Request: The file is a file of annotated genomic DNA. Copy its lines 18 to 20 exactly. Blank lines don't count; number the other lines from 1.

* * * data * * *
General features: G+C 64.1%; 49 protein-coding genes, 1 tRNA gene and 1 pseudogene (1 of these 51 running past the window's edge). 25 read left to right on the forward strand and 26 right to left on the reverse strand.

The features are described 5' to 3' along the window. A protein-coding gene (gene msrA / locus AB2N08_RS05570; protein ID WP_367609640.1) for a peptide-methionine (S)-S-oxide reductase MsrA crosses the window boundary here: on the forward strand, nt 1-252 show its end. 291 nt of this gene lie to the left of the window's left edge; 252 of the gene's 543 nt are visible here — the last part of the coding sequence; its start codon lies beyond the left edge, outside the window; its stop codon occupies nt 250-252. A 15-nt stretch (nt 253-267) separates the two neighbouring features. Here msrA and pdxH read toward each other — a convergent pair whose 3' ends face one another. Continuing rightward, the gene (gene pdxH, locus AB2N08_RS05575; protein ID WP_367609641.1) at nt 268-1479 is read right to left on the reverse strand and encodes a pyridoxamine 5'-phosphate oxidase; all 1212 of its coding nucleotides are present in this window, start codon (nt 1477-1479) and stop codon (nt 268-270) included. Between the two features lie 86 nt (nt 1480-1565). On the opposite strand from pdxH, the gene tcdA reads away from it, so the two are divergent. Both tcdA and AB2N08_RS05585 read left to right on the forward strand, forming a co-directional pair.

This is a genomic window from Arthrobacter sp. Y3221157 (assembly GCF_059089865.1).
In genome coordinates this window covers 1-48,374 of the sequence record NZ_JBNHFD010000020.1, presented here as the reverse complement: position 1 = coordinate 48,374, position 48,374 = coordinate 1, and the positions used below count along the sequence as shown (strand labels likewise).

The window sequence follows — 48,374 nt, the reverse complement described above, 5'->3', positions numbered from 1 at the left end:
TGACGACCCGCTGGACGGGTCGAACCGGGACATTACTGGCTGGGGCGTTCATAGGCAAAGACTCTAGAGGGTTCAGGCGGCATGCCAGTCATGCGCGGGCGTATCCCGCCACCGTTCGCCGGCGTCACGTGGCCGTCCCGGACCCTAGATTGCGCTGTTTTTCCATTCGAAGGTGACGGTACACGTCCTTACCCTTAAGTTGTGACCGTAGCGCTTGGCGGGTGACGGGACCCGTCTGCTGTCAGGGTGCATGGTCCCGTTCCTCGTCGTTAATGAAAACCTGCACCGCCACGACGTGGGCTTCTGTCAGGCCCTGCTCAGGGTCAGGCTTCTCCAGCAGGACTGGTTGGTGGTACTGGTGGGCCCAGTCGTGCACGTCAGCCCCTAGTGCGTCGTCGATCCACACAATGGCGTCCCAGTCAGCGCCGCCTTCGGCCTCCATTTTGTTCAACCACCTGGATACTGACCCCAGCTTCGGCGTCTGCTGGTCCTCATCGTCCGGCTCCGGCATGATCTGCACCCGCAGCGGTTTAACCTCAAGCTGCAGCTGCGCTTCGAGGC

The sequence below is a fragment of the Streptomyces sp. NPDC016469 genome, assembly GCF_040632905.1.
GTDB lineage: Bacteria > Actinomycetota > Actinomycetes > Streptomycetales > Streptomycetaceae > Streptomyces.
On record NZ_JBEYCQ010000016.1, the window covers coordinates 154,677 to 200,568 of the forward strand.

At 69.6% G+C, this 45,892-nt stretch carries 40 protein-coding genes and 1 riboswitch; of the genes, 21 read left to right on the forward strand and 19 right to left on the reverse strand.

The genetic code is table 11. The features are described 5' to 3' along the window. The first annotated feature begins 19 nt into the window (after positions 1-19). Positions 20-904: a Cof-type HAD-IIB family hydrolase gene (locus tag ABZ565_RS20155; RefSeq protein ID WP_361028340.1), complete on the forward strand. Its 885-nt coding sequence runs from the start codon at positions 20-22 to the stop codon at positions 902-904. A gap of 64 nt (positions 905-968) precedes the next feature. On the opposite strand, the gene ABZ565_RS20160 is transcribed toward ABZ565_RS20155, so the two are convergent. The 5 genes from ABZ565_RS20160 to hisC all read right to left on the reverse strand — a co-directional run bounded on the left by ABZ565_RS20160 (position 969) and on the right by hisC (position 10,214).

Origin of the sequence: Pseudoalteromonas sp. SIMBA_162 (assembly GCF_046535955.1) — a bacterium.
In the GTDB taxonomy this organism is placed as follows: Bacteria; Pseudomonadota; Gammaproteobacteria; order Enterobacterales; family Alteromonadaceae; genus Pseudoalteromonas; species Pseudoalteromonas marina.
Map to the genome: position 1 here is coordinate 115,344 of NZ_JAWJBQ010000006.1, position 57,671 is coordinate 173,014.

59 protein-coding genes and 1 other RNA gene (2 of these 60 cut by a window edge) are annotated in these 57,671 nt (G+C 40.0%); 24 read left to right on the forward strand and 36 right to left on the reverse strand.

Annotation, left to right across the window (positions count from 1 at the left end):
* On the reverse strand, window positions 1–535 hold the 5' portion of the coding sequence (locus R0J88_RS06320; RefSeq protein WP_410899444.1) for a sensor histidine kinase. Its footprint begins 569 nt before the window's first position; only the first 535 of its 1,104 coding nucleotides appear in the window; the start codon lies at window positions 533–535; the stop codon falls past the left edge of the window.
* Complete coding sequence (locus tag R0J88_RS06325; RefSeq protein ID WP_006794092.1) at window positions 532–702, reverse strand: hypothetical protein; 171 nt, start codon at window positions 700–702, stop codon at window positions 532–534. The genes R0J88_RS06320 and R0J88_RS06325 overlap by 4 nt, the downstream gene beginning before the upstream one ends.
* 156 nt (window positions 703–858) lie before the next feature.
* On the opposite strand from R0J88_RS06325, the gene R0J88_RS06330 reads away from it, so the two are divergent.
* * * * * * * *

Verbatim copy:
* Complete coding sequence (locus tag R0J88_RS06325; RefSeq protein ID WP_006794092.1) at window positions 532–702, reverse strand: hypothetical protein; 171 nt, start codon at window positions 700–702, stop codon at window positions 532–534. The genes R0J88_RS06320 and R0J88_RS06325 overlap by 4 nt, the downstream gene beginning before the upstream one ends.
* 156 nt (window positions 703–858) lie before the next feature.
* On the opposite strand from R0J88_RS06325, the gene R0J88_RS06330 reads away from it, so the two are divergent.